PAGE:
Thank you Michelle Boyd and Twisted Stitchers for your Beach-umbrella-themed project, for receiving permission from the Laguna Beach Arts Commission to install your beautiful work from July 1-July 31, 2012. On July 25th, 2012, I was deeply moved by your gift. Thank you.

Thoughts and photographs are the creation and property of Britton Minor and The Jaded Lens Photography/Writing

What Begins with the Letter “Bee”

Sometimes it is not enough to enjoy nature. Simply enjoying it means that we will still be prone to indulge any fears or natural prejudices we have. Spiders, for example, can evoke great fear in the bravest of men and women, while a small child may reach down and pick one up. Bees are feared by most, held by few. Gophers are conked on the head because their 14″ teeth (growth per year) can eradicate the roots we would like to keep. Unsightly weeds are plucked because they don’t fit our theme, or look pretty enough, or because they might just take over our carefully manicured lawn.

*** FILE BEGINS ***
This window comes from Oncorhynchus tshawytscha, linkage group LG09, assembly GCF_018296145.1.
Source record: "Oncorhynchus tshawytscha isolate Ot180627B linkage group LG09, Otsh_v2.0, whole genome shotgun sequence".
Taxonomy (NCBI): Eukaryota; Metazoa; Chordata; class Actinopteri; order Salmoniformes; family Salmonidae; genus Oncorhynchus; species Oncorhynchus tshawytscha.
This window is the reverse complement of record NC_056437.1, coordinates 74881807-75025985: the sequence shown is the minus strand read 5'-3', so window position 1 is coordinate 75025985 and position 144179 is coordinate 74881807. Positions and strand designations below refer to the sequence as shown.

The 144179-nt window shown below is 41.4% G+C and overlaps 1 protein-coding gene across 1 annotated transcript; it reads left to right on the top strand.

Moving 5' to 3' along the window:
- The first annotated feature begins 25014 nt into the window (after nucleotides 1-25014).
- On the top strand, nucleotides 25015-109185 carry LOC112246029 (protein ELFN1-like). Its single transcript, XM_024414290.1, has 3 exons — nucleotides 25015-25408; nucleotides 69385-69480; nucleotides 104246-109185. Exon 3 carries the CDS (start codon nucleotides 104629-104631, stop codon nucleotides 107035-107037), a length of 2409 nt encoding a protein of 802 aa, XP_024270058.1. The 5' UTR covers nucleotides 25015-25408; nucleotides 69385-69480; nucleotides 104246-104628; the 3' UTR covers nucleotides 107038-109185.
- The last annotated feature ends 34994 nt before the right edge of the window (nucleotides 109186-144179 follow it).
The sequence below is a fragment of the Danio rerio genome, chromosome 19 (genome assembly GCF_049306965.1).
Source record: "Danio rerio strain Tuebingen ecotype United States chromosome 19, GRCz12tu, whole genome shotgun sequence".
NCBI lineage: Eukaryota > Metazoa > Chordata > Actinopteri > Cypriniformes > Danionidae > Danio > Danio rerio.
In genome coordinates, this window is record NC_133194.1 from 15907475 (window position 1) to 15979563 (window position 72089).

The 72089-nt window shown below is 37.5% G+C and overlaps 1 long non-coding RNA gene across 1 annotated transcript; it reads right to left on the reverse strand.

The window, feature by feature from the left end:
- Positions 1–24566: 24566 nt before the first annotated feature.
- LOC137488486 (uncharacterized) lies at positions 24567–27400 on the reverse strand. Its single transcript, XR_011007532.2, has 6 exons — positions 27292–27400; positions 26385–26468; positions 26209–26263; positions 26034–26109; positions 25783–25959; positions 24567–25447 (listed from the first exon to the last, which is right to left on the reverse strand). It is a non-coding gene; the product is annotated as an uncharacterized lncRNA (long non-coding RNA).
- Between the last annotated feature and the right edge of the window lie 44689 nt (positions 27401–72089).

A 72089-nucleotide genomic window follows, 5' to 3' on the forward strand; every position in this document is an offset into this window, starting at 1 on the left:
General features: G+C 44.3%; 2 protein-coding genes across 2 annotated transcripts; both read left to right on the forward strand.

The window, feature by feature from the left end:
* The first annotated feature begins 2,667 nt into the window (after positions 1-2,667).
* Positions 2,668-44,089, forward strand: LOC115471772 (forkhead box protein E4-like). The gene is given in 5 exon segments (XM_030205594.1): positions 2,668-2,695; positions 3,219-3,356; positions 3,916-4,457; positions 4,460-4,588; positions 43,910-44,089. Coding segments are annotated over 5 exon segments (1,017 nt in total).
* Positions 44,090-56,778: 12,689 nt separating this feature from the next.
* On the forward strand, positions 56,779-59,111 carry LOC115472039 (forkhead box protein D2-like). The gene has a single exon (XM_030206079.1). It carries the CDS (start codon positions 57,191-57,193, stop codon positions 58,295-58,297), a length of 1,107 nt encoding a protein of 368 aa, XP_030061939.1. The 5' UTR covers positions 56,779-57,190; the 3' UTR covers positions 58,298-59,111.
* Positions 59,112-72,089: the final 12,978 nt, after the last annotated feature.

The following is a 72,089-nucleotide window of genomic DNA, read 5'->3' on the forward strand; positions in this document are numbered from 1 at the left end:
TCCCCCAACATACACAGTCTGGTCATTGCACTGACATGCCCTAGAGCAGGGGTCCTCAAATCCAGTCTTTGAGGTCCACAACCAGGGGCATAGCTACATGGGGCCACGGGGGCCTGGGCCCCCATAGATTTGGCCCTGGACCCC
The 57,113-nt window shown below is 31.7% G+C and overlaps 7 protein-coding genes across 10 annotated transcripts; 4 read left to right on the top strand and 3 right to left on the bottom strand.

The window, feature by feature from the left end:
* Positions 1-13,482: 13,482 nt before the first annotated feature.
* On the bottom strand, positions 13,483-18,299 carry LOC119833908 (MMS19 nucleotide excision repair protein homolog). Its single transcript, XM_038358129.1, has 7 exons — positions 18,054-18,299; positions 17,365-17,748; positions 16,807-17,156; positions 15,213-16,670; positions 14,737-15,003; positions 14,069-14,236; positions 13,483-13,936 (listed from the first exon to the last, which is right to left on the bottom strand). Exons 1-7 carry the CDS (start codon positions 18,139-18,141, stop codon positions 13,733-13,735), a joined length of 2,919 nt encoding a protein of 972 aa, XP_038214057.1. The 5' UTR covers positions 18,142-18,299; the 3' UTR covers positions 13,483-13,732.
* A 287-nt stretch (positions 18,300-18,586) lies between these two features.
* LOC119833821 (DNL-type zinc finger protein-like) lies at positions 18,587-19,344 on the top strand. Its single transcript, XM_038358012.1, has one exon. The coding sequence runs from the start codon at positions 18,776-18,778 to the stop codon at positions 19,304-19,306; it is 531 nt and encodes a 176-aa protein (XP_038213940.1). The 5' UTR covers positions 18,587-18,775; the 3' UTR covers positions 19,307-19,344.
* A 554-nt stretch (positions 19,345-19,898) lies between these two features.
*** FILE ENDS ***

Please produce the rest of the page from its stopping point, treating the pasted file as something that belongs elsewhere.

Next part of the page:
By now most people have heard that bees are in danger and may know that pesticides are the suspected culprits. Squirt, squirt, squirt, spray, spray, spray…keep those nasty critters away. We want our fruits, flowers and vegetables to thrive, to look good. No pests! Yay! We think we have succeeded when keeping our garden in tact is as easy as pulling a trigger, when in fact, the lever we pull is killing some of the creatures we need–literally need.

Without bees, for example, we die. It sounds alarmist, but it’s true. If you already know the truth, great. If you don’t, here is more information:

I urge you to explore nature not only for its great beauty, but also because we live well because of its great provisions.